3

I have a raster Z with elevation values (0, 0.12, 2.12), which I created myself in R. I want to produce a land-use raster from these elevation values, i.e. if Z<0.12, I assign land-use class 1 to it, if Z== 0.12, I assign land-use class 2 and if z>0.12, land-use class 3 and so on. I realized that using the method

Z[Z<0.12]<-1, 
Z[Z==0.12]<-2, 
Z[Z>0.12]<-3 

only works for two cases. If there are 3 cases (like in my case), the whole raster just fills up with the values from the last expression, in this case, 3.

What can I do to prevent this behaviour or is there any other method to replace the values and not have this effect?

4

You must invert your order:

Z <- runif(100, 0, 2)

Z[Z>0.12]<-3 
Z[Z==0.12]<-2 
Z[Z<0.12]<-1

Your problem was due to in the first sentence (Z[Z<0.12]<-1) you made values become 1. Then in the last sentence you looked for everyone >0.12 (1 included).

  • 2
    This works perfectly. Exactly what I needed. Unfortunately my reputation is too low to upvote your answer. Thanks – M Terry Sep 3 at 14:32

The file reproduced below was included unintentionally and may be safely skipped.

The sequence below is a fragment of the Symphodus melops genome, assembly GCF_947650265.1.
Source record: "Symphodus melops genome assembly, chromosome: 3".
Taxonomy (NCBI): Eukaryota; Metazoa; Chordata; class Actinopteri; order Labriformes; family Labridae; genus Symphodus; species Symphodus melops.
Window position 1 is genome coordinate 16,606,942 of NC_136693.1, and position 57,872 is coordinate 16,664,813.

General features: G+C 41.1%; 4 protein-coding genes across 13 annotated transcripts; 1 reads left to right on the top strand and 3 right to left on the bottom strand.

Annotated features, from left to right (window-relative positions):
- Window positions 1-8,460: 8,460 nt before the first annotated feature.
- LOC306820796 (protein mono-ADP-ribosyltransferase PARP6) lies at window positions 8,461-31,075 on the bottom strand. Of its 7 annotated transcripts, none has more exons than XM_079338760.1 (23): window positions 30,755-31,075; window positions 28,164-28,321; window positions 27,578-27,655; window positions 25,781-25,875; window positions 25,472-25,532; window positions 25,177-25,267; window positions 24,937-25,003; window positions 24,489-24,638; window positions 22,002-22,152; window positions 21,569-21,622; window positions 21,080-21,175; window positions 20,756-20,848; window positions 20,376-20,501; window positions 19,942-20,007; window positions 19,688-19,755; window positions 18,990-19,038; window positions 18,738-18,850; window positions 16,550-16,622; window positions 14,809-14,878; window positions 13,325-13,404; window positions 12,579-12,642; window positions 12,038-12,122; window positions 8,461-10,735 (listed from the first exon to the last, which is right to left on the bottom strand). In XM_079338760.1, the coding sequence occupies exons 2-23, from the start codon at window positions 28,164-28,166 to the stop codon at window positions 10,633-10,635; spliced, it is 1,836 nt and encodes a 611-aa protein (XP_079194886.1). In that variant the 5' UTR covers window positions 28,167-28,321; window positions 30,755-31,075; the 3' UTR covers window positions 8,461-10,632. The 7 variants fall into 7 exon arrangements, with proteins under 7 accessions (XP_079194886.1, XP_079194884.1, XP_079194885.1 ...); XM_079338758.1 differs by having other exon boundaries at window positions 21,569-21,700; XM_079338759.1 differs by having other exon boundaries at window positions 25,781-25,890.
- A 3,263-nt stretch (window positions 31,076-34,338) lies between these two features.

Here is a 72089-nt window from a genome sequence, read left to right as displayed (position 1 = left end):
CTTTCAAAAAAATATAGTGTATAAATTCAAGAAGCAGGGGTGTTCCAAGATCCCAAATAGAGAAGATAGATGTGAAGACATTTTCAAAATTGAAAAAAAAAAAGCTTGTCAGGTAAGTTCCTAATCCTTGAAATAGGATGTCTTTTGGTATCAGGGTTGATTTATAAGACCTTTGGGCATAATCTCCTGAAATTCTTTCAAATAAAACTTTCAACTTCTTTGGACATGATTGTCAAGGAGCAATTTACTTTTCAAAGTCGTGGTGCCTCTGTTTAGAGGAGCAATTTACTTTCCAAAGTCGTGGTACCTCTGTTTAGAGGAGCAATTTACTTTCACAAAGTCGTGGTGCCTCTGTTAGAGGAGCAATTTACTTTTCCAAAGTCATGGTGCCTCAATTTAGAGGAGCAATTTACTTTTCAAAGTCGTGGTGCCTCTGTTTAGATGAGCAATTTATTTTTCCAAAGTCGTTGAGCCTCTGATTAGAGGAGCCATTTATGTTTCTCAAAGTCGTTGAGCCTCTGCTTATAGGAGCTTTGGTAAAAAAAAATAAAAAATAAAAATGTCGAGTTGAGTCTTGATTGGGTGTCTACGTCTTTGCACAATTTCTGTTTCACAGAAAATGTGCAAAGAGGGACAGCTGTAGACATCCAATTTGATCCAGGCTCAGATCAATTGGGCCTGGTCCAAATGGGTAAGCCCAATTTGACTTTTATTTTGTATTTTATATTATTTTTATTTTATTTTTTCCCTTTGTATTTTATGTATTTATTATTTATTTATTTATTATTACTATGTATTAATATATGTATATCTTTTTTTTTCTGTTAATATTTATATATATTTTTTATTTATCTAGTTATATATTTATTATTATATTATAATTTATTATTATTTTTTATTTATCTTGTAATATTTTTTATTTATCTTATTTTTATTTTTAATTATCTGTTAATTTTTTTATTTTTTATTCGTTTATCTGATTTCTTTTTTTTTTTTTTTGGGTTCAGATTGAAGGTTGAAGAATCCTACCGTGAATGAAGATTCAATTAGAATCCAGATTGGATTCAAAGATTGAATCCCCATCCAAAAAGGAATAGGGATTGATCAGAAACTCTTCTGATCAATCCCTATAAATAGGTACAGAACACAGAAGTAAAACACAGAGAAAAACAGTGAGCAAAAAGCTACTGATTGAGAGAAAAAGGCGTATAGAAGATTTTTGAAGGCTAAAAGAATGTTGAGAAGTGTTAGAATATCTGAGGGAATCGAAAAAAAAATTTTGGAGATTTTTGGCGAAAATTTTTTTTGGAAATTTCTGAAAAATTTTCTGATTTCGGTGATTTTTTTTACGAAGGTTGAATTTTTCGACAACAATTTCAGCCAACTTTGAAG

1

You could use reclassify to do this:

Z2 = reclassify(Z, c(-Inf, .1, 1, .1,.14, 2, 2.1, 2.2,3))

quick cross-tab check:

> table(Z2[],Z[])

     0 0.12 2.12
  1 10    0    0
  2  0    5    0
  3  0    0   10

That vector of values argument is treated as a matrix of 3 columns, filled by rows:

     [,1] [,2] [,3]
[1,] -Inf 0.10    1
[2,]  0.1 0.14    2
[3,]  2.1 2.20    3

such that any values between the first and second column values get the third column. I've constructed it such that the first and second column bracket the three values in your data.

Doing exact comparisons with floating point values (eg Z[Z==0.12]) is a bad idea, see R FAQ 7.31 for details.

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